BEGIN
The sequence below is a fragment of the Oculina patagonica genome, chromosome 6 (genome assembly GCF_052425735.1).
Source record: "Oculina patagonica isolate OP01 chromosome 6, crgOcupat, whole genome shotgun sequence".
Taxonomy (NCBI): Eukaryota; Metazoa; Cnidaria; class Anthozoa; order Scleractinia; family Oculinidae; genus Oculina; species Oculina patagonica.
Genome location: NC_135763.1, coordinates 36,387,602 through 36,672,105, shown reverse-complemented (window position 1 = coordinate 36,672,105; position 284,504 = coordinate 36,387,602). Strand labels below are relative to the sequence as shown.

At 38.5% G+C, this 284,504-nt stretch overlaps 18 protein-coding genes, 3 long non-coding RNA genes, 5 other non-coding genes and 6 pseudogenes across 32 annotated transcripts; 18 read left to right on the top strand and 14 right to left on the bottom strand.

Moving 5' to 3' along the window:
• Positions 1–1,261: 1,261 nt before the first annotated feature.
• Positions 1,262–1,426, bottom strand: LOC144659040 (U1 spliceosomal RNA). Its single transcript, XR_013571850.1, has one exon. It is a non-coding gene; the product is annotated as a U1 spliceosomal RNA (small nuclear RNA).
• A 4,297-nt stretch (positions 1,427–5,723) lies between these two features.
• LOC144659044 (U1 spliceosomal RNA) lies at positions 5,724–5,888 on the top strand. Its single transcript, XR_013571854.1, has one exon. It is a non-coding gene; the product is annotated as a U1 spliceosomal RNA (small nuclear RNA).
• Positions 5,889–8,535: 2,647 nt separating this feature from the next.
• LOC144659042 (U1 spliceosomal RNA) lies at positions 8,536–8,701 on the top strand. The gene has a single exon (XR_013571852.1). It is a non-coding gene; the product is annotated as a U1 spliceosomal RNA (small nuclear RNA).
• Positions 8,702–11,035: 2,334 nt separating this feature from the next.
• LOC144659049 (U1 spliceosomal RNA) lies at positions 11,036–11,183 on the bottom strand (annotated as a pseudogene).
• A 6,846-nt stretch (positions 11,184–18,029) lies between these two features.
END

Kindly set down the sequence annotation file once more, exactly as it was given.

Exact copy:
The sequence below is a fragment of the Oculina patagonica genome, chromosome 6 (genome assembly GCF_052425735.1).
Source record: "Oculina patagonica isolate OP01 chromosome 6, crgOcupat, whole genome shotgun sequence".
Taxonomy (NCBI): Eukaryota; Metazoa; Cnidaria; class Anthozoa; order Scleractinia; family Oculinidae; genus Oculina; species Oculina patagonica.
Genome location: NC_135763.1, coordinates 36,387,602 through 36,672,105, shown reverse-complemented (window position 1 = coordinate 36,672,105; position 284,504 = coordinate 36,387,602). Strand labels below are relative to the sequence as shown.

At 38.5% G+C, this 284,504-nt stretch overlaps 18 protein-coding genes, 3 long non-coding RNA genes, 5 other non-coding genes and 6 pseudogenes across 32 annotated transcripts; 18 read left to right on the top strand and 14 right to left on the bottom strand.

Moving 5' to 3' along the window:
• Positions 1–1,261: 1,261 nt before the first annotated feature.
• Positions 1,262–1,426, bottom strand: LOC144659040 (U1 spliceosomal RNA). Its single transcript, XR_013571850.1, has one exon. It is a non-coding gene; the product is annotated as a U1 spliceosomal RNA (small nuclear RNA).
• A 4,297-nt stretch (positions 1,427–5,723) lies between these two features.
• LOC144659044 (U1 spliceosomal RNA) lies at positions 5,724–5,888 on the top strand. Its single transcript, XR_013571854.1, has one exon. It is a non-coding gene; the product is annotated as a U1 spliceosomal RNA (small nuclear RNA).
• Positions 5,889–8,535: 2,647 nt separating this feature from the next.
• LOC144659042 (U1 spliceosomal RNA) lies at positions 8,536–8,701 on the top strand. The gene has a single exon (XR_013571852.1). It is a non-coding gene; the product is annotated as a U1 spliceosomal RNA (small nuclear RNA).
• Positions 8,702–11,035: 2,334 nt separating this feature from the next.
• LOC144659049 (U1 spliceosomal RNA) lies at positions 11,036–11,183 on the bottom strand (annotated as a pseudogene).
• A 6,846-nt stretch (positions 11,184–18,029) lies between these two features.